May 8, 2011
Movie Monday: Sound and Fury
I never thought of "deaf culture" and "hearing culture" as being separate, or even opposed. But apparently, at least to the families in this documentary, they are.
Have you ever heard of the Cochlear Implant? I can't give you a technical description, but it's a device that can be implanted inside the head to help deaf people - completely deaf people - hear. I first heard of it years back when Rush Limbaugh got one, after his hearing started to decline. Today he is almost completely deaf, and even though he has the implant, he got it as an adult, and so he has to lip read or have incoming calls to his radio show transcribed.
Sound and Fury is about two families with deaf children - one deaf family, one hearing family - who are considering getting Cochlear Implants for their children. Just the decision, the consideration, shakes up their lives and strains their relationships in ways I honestly would not have expected.
The deaf parents considering a Cochlear Implant for their 5-year-old daughter, Heather, are very hesitant about pursuing the implant. Heather found out about it (I believe from her hearing grandparents) and started asking for one. Heather's parents are very devoted to deaf culture and deafness. They do not see their deafness as a handicap, but rather as a different skill set and a different culture.
They take Heather's (and their parents') interest in the Cochlear Implant almost as an insult, because they take pride in being deaf and believe this implant will cause Heather to see herself (and them) as handicapped, as defective, as not part of the "normal world." A hearing friend brings up that she would never be able to hear music, for example, which is a big concern I would have. Their response? "We don't care about music. Who needs it?"
The impression the docu gives (and who knows how accurate this is) is that Heather is being coerced by her grandparents to want the implant, and pressured by her parents to not want it. Both couples insist Heather "made her own decision" to either want or not want it. And it causes a huge rift between the generations.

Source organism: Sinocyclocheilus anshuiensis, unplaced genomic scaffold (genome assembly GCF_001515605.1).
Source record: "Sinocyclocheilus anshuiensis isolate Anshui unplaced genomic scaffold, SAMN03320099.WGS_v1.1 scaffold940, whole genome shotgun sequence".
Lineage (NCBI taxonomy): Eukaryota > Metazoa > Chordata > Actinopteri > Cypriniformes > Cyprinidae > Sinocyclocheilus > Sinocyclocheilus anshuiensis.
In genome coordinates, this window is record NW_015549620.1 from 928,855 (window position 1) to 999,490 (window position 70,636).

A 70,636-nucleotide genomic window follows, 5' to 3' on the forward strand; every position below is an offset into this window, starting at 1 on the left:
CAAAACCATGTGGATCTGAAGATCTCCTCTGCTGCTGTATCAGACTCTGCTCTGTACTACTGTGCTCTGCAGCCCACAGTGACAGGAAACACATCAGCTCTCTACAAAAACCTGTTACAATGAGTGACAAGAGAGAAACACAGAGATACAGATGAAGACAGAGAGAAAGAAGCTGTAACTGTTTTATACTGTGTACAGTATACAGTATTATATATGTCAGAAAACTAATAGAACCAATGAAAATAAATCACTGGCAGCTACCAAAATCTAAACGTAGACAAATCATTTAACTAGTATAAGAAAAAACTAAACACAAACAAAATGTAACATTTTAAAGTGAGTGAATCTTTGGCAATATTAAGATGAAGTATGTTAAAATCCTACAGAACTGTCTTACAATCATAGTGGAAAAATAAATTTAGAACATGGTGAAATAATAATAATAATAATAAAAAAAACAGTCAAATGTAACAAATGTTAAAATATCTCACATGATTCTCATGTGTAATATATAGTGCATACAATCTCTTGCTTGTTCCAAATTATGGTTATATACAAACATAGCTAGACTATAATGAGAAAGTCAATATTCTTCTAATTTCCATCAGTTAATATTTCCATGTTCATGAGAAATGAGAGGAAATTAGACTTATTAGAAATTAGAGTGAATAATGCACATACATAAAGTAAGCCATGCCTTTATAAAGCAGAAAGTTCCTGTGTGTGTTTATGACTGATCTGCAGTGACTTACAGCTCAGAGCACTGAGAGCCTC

The hearing parents are the brother and sister-in-law of the deaf parents. The sister-in-law is from a deaf family, and their infant son is also deaf. They want to implant him as a baby so that his speech and hearing skills will develop as he grows. The deaf grandparents are hurt by this. Again, they view it as a rejection of part of their identity, and battle with their daughter over it even in the waiting room during the implant surgery. They are told by their deaf friends, deaf families, and even their doctors that they should expect judgment and rejection from the deaf community because they chose to implant their son.
Watching this documentary was very interesting, but also very uncomfortable. I guess, without realizing it, I had a lot of preconceptions of what I would do if I had a child born deaf or hard of hearing. And this really made me question a lot of those preconceptions. It also made me really reconsider how I view "handicapped" people
One thing they brought out I thought was very interesting. The doctors and speech therapists told the deaf family was that, once Heather was implanted, she had to stop signing completely, because children who sign are less likely to develop speech skills at a normal rate and it can either delay or totally inhibit speech development, because they already have a means to communicate and really don't need to work on their speech skills.
You can take that for what it's worth, but I thought it had interesting implications for the current trend of hearing parents teaching hearing children sign language before they can speak.
Anyway, I really enjoyed this documentary because it let me step into a culture I didn't have any personal experience with, and it caused me to consider many things from a new perspective. Can't ask for more than that, right?
Did you watch this week's documentary? What did you think?
Honorable Mention: The Third Jihad. A self-described moderate Muslim investigates the current war against the West by what he styles "Radical Islam," and how there is a fully-functioning battleground in the United States most people are not aware of. I debated whether or not to do a whole post on this one and decided not to. I'd rather you just watch it yourself.
Next week's documentary: Expelled: No Intelligence Allowed.